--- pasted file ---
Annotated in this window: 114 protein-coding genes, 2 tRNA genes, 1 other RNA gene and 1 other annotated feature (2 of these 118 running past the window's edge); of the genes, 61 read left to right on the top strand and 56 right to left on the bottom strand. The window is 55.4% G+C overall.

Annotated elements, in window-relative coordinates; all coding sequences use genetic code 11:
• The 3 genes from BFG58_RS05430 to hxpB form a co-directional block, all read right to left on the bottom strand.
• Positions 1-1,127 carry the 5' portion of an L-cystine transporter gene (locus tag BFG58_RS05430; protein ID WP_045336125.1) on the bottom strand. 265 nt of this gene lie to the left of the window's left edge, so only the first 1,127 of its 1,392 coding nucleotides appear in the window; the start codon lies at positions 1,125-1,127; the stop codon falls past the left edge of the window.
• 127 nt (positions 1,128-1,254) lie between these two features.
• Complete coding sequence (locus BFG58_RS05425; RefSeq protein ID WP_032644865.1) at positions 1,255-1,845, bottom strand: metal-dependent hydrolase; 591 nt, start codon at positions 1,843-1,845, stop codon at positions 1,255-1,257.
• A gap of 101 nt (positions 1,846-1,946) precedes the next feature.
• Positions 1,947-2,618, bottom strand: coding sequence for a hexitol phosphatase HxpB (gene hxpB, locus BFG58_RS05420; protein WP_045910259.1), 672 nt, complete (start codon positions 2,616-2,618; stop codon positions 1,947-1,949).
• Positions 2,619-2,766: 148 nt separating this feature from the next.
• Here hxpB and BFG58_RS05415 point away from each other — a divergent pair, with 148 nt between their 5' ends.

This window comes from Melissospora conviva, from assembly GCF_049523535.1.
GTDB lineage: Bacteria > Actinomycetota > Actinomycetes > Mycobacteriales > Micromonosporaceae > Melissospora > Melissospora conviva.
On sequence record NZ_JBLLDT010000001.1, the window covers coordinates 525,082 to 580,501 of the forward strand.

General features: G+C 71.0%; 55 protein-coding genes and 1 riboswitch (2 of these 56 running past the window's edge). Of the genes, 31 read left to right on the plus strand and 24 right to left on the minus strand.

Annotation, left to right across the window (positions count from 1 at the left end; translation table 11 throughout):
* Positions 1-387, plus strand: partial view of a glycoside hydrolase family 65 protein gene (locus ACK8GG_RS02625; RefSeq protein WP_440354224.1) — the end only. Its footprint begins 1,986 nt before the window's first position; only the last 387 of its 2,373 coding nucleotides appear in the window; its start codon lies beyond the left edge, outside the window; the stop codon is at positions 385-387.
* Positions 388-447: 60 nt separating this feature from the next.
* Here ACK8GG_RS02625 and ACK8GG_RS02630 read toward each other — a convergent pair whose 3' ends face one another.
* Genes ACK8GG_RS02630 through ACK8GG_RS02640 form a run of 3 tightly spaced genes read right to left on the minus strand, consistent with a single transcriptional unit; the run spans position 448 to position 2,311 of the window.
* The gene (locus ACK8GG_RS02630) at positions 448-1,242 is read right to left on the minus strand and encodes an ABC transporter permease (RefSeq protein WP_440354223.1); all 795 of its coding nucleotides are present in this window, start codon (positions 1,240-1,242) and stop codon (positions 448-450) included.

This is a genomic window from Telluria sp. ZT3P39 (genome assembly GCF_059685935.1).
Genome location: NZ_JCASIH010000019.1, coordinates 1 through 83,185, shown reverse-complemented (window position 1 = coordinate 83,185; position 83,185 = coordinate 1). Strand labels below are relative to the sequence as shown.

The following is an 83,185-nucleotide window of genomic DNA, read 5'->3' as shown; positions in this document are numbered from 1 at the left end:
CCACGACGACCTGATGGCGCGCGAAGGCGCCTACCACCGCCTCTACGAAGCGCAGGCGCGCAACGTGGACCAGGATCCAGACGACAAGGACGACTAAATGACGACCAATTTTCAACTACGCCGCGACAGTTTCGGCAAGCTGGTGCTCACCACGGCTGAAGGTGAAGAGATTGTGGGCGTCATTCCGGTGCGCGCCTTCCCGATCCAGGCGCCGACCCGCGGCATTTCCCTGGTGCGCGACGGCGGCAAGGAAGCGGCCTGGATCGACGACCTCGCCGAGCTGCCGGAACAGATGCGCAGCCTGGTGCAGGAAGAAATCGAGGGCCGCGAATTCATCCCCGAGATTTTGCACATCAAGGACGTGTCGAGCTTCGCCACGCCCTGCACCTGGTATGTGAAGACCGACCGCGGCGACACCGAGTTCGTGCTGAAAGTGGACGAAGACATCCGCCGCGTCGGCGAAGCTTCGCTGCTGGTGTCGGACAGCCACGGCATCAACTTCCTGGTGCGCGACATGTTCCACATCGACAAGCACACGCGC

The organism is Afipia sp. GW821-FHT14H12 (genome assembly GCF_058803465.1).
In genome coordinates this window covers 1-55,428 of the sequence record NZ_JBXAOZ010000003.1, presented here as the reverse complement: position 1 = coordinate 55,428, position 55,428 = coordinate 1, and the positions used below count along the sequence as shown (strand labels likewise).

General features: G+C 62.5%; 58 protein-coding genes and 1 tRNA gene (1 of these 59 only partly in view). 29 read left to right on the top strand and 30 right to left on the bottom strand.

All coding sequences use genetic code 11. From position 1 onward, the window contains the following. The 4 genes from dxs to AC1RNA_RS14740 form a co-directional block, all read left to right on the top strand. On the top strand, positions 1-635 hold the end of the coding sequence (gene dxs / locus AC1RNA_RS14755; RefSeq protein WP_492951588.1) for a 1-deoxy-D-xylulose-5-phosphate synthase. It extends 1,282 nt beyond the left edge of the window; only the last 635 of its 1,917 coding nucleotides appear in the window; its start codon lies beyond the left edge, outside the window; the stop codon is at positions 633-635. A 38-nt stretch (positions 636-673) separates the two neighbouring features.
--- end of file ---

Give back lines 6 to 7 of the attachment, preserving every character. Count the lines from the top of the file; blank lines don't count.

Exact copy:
• Complete coding sequence (locus BFG58_RS05425; RefSeq protein ID WP_032644865.1) at positions 1,255-1,845, bottom strand: metal-dependent hydrolase; 591 nt, start codon at positions 1,843-1,845, stop codon at positions 1,255-1,257.
• A gap of 101 nt (positions 1,846-1,946) precedes the next feature.